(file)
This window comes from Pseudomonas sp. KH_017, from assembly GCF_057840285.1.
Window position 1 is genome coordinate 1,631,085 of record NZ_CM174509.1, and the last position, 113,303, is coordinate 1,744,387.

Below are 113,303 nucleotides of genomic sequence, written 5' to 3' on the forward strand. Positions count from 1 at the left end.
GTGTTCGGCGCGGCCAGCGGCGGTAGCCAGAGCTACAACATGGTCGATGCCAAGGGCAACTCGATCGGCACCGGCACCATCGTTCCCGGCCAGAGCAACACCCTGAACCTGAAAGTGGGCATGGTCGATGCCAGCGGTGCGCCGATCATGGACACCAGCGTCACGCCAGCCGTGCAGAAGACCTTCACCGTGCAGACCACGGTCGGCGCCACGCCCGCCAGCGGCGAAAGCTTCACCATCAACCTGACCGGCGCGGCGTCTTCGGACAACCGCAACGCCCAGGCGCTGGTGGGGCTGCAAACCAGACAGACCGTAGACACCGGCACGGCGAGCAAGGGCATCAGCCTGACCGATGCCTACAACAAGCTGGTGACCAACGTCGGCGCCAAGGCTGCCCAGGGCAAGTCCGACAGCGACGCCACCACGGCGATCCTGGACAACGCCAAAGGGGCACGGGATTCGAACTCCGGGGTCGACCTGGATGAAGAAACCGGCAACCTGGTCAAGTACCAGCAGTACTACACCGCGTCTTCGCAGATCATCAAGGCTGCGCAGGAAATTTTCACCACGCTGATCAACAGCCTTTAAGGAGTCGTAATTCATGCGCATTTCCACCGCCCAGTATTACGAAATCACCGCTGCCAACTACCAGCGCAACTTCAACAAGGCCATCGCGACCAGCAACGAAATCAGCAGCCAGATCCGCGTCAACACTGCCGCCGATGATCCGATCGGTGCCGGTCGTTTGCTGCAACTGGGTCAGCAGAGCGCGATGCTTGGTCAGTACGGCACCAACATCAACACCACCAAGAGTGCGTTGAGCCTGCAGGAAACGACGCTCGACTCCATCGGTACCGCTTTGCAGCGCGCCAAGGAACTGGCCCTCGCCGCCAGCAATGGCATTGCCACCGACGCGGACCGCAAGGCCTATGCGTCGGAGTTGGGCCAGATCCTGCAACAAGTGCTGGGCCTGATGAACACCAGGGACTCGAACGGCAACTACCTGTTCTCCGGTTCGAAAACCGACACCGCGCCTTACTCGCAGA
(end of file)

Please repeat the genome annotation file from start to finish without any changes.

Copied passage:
This window comes from Pseudomonas sp. KH_017, from assembly GCF_057840285.1.
Window position 1 is genome coordinate 1,631,085 of record NZ_CM174509.1, and the last position, 113,303, is coordinate 1,744,387.

Below are 113,303 nucleotides of genomic sequence, written 5' to 3' on the forward strand. Positions count from 1 at the left end.
GTGTTCGGCGCGGCCAGCGGCGGTAGCCAGAGCTACAACATGGTCGATGCCAAGGGCAACTCGATCGGCACCGGCACCATCGTTCCCGGCCAGAGCAACACCCTGAACCTGAAAGTGGGCATGGTCGATGCCAGCGGTGCGCCGATCATGGACACCAGCGTCACGCCAGCCGTGCAGAAGACCTTCACCGTGCAGACCACGGTCGGCGCCACGCCCGCCAGCGGCGAAAGCTTCACCATCAACCTGACCGGCGCGGCGTCTTCGGACAACCGCAACGCCCAGGCGCTGGTGGGGCTGCAAACCAGACAGACCGTAGACACCGGCACGGCGAGCAAGGGCATCAGCCTGACCGATGCCTACAACAAGCTGGTGACCAACGTCGGCGCCAAGGCTGCCCAGGGCAAGTCCGACAGCGACGCCACCACGGCGATCCTGGACAACGCCAAAGGGGCACGGGATTCGAACTCCGGGGTCGACCTGGATGAAGAAACCGGCAACCTGGTCAAGTACCAGCAGTACTACACCGCGTCTTCGCAGATCATCAAGGCTGCGCAGGAAATTTTCACCACGCTGATCAACAGCCTTTAAGGAGTCGTAATTCATGCGCATTTCCACCGCCCAGTATTACGAAATCACCGCTGCCAACTACCAGCGCAACTTCAACAAGGCCATCGCGACCAGCAACGAAATCAGCAGCCAGATCCGCGTCAACACTGCCGCCGATGATCCGATCGGTGCCGGTCGTTTGCTGCAACTGGGTCAGCAGAGCGCGATGCTTGGTCAGTACGGCACCAACATCAACACCACCAAGAGTGCGTTGAGCCTGCAGGAAACGACGCTCGACTCCATCGGTACCGCTTTGCAGCGCGCCAAGGAACTGGCCCTCGCCGCCAGCAATGGCATTGCCACCGACGCGGACCGCAAGGCCTATGCGTCGGAGTTGGGCCAGATCCTGCAACAAGTGCTGGGCCTGATGAACACCAGGGACTCGAACGGCAACTACCTGTTCTCCGGTTCGAAAACCGACACCGCGCCTTACTCGCAGA